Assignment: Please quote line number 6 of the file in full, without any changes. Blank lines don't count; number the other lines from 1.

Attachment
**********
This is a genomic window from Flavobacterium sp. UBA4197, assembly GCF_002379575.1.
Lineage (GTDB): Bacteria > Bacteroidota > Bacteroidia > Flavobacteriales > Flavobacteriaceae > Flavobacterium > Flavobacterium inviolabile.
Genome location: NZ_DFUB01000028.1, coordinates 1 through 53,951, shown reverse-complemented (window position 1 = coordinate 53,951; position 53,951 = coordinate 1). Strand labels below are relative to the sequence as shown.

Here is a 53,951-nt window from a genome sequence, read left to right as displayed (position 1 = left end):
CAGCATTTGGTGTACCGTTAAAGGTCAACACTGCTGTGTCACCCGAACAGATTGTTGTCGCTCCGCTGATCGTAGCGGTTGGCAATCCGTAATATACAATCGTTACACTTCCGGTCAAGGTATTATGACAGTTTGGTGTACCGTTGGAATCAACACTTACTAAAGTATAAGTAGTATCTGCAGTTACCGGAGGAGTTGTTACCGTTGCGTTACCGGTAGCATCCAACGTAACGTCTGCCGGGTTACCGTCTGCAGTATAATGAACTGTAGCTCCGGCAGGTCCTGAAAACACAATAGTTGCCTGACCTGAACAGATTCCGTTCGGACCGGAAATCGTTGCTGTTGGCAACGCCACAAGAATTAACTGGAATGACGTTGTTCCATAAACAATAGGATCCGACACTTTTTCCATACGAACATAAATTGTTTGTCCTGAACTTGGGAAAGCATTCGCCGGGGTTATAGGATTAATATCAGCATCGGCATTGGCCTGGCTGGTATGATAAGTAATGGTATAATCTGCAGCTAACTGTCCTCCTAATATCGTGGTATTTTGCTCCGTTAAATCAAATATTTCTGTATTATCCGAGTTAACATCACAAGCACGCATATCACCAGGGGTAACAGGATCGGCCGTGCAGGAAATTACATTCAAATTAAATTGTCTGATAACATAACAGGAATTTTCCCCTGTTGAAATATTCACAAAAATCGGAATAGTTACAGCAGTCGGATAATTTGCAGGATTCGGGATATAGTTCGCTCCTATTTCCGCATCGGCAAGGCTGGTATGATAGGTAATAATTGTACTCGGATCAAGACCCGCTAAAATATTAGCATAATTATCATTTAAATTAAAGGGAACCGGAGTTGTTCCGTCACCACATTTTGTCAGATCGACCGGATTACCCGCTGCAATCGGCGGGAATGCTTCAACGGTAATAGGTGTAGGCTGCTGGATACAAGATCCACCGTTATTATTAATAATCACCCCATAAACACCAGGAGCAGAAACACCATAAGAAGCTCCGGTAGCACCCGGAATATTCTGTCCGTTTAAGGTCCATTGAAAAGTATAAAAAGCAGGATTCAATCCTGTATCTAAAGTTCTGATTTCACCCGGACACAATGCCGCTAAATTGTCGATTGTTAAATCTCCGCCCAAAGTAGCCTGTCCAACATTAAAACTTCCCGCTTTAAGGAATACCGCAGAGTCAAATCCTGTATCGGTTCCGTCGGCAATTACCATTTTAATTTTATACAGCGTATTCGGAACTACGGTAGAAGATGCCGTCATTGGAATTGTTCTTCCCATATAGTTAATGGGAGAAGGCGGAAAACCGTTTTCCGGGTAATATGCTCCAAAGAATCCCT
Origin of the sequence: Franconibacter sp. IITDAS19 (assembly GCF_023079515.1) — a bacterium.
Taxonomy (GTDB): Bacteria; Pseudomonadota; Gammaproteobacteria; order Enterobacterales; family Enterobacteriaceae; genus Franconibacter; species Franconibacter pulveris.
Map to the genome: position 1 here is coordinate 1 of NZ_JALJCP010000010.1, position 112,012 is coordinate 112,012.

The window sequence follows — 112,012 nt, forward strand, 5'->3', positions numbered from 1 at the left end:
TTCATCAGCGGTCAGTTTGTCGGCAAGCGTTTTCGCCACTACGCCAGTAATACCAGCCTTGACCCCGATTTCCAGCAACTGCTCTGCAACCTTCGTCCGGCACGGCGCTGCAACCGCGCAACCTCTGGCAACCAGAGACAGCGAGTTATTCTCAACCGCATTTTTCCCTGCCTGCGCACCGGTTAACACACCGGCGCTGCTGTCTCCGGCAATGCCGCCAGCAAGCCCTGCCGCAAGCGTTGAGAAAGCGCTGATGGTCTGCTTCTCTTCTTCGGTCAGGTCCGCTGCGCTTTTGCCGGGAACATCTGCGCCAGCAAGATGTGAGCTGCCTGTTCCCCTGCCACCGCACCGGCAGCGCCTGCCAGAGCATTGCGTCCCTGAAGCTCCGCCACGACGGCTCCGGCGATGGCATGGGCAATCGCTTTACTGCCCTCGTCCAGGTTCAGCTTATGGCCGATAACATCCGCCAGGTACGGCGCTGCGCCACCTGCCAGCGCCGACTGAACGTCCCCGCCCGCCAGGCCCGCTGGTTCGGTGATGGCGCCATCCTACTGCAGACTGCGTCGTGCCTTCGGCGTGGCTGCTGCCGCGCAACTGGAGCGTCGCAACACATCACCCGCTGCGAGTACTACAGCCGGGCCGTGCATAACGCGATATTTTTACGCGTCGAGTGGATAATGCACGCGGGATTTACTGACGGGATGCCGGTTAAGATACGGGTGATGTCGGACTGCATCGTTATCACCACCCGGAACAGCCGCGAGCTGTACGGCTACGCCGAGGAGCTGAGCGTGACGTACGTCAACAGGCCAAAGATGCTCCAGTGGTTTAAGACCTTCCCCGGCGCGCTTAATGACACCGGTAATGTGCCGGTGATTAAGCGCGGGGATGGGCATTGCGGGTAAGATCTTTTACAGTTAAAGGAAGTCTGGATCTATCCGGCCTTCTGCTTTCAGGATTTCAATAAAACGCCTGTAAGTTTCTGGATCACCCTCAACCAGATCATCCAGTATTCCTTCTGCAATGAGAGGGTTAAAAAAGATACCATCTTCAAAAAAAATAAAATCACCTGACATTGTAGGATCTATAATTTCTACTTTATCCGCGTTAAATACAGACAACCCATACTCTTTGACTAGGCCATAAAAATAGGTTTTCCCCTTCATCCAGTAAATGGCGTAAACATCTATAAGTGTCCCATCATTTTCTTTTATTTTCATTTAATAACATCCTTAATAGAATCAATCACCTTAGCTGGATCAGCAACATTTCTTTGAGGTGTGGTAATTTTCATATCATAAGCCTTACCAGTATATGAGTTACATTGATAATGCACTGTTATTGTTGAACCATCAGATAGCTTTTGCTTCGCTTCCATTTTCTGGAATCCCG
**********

Origin of the sequence: Franconibacter sp. IITDAS19 (assembly GCF_023079515.1) — a bacterium.